In his acceptance speech for the International Charlemagne Prize Friday, Pope Francis decried Europe’s trend toward disintegration and the renewed nationalism of member states, as well as its mishandling of immigration.
Francis said that Europe’s founding fathers were “heralds of peace and prophets of the future” and that their vision of Europe should inspire us “to build bridges and tear down walls,” in evident reference to increased border controls and the construction of fences as a way of dealing with Europe’s migrant crisis.
Officially called the International Charlemagne Prize of Aachen, the award has been described as “the oldest and best-known prize awarded for work done in the service of European unification.”
In his address, the Pope said that the founders’ “new and exciting desire to create unity seems to be fading” and that “we, the heirs of their dream, are tempted to yield to our own selfish interests and to consider putting up fences here and there.”
While praising the Europe of generations past, Francis offered no encomium to the Europe of 2016, which he said is “weary, aging, no longer fertile and vital,” lamenting that the “great ideals that inspired Europe seem to have lost their appeal.”
“There is an impression,” the Pontiff continued, “that Europe is declining, that it has lost its ability to be innovative and creative, and that it is more concerned with preserving and dominating spaces than with generating processes of inclusion and change.”
On the contrary, in his glowing speech commending Pope Francis for his reception of the award, European Council President Donald Tusk said that the Pope had given the world a Church “which inspires only good feelings, and – never, nowhere and in no-one – fear, contempt or anger.”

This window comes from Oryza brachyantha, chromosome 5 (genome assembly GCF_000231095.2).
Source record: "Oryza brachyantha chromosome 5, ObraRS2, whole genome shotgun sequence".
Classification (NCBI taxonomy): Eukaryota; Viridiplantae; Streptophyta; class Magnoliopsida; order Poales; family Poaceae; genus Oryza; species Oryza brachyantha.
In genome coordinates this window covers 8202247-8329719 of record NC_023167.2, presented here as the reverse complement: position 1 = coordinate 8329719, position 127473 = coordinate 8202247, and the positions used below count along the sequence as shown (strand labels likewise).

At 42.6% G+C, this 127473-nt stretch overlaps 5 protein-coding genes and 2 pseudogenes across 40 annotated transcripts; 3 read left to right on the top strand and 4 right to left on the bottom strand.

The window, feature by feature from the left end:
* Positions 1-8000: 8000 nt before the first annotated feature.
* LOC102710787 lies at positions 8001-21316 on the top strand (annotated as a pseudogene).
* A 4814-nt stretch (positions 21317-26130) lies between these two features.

“We can be proud of Europe,” Tusk said to the Pope, because “Europe still resembles you.”
“If it stops resembling you, it will be reduced to a mere geographical term and a political void,” he said.
“Simply speaking,” Tusk concluded, “Holy Father, you are the Pope of Hope. For all of us.”
Pope Francis had no such optimistic words to offer to his hearers, but wondered aloud what had happened to the Europe of past centuries.
“What has happened to you, the Europe of humanism, the champion of human rights, democracy and freedom? What has happened to you, Europe, the home of poets, philosophers, artists, musicians, and men and women of letters? What has happened to you, Europe, the mother of peoples and nations, the mother of great men and women who upheld, and even sacrificed their lives for, the dignity of their brothers and sisters?
Still, despite his lengthy chastisement, Pope Francis attempted to end on a word of encouragement, painting a vision of his “dream” for the Europe of the future.
“I dream of a new European humanism,” he said, one that involves “a sound and humane utopian vision.”
“I dream of a Europe that is young, still capable of being a mother: a mother who has life because she respects life and offers hope for life.”
“I dream of a Europe that cares for children, that offers fraternal help to the poor and those newcomers seeking acceptance because they have lost everything and need shelter.”
“I dream of a Europe of families, with truly effective policies concentrated on faces rather than numbers, on birth rates more than rates of consumption,” he said.
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